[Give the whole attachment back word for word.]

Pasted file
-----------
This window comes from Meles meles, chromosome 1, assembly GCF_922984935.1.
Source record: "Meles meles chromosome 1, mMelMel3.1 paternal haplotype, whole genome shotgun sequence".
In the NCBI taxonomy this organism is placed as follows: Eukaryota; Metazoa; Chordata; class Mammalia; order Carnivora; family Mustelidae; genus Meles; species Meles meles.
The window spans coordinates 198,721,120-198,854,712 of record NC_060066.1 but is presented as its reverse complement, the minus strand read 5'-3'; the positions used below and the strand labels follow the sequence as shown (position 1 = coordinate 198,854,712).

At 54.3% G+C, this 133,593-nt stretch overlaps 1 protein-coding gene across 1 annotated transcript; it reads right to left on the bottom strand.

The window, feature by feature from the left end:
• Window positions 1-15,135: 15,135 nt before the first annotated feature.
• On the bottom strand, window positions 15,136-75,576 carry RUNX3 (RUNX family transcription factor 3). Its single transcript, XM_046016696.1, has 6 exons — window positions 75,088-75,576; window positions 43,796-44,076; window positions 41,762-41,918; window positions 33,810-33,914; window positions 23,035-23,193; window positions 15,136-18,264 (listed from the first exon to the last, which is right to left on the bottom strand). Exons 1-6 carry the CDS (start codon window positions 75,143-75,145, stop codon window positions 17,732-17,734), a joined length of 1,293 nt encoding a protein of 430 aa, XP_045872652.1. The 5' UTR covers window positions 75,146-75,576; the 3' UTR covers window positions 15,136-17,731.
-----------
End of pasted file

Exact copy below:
This window comes from Meles meles, chromosome 1, assembly GCF_922984935.1.
Source record: "Meles meles chromosome 1, mMelMel3.1 paternal haplotype, whole genome shotgun sequence".
In the NCBI taxonomy this organism is placed as follows: Eukaryota; Metazoa; Chordata; class Mammalia; order Carnivora; family Mustelidae; genus Meles; species Meles meles.
The window spans coordinates 198,721,120-198,854,712 of record NC_060066.1 but is presented as its reverse complement, the minus strand read 5'-3'; the positions used below and the strand labels follow the sequence as shown (position 1 = coordinate 198,854,712).

At 54.3% G+C, this 133,593-nt stretch overlaps 1 protein-coding gene across 1 annotated transcript; it reads right to left on the bottom strand.

The window, feature by feature from the left end:
• Window positions 1-15,135: 15,135 nt before the first annotated feature.
• On the bottom strand, window positions 15,136-75,576 carry RUNX3 (RUNX family transcription factor 3). Its single transcript, XM_046016696.1, has 6 exons — window positions 75,088-75,576; window positions 43,796-44,076; window positions 41,762-41,918; window positions 33,810-33,914; window positions 23,035-23,193; window positions 15,136-18,264 (listed from the first exon to the last, which is right to left on the bottom strand). Exons 1-6 carry the CDS (start codon window positions 75,143-75,145, stop codon window positions 17,732-17,734), a joined length of 1,293 nt encoding a protein of 430 aa, XP_045872652.1. The 5' UTR covers window positions 75,146-75,576; the 3' UTR covers window positions 15,136-17,731.